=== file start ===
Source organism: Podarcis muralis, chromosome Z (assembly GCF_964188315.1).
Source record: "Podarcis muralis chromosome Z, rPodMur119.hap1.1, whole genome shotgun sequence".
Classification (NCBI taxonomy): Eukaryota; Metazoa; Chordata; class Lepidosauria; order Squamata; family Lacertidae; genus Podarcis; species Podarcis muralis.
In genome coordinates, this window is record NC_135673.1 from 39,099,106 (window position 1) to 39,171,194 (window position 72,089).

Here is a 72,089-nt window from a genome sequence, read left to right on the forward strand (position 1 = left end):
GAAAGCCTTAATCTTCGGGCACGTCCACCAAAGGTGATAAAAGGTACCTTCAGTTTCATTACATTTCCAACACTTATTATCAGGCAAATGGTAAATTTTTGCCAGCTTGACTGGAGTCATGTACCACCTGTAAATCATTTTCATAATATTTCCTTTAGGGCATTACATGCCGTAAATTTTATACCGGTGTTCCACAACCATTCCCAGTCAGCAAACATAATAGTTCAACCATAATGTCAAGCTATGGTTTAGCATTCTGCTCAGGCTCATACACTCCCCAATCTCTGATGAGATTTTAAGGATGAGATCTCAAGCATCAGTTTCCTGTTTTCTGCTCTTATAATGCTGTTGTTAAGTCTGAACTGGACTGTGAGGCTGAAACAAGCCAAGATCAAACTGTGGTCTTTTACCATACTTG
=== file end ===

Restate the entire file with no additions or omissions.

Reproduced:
Source organism: Podarcis muralis, chromosome Z (assembly GCF_964188315.1).
Source record: "Podarcis muralis chromosome Z, rPodMur119.hap1.1, whole genome shotgun sequence".
Classification (NCBI taxonomy): Eukaryota; Metazoa; Chordata; class Lepidosauria; order Squamata; family Lacertidae; genus Podarcis; species Podarcis muralis.
In genome coordinates, this window is record NC_135673.1 from 39,099,106 (window position 1) to 39,171,194 (window position 72,089).

Here is a 72,089-nt window from a genome sequence, read left to right on the forward strand (position 1 = left end):
GAAAGCCTTAATCTTCGGGCACGTCCACCAAAGGTGATAAAAGGTACCTTCAGTTTCATTACATTTCCAACACTTATTATCAGGCAAATGGTAAATTTTTGCCAGCTTGACTGGAGTCATGTACCACCTGTAAATCATTTTCATAATATTTCCTTTAGGGCATTACATGCCGTAAATTTTATACCGGTGTTCCACAACCATTCCCAGTCAGCAAACATAATAGTTCAACCATAATGTCAAGCTATGGTTTAGCATTCTGCTCAGGCTCATACACTCCCCAATCTCTGATGAGATTTTAAGGATGAGATCTCAAGCATCAGTTTCCTGTTTTCTGCTCTTATAATGCTGTTGTTAAGTCTGAACTGGACTGTGAGGCTGAAACAAGCCAAGATCAAACTGTGGTCTTTTACCATACTTG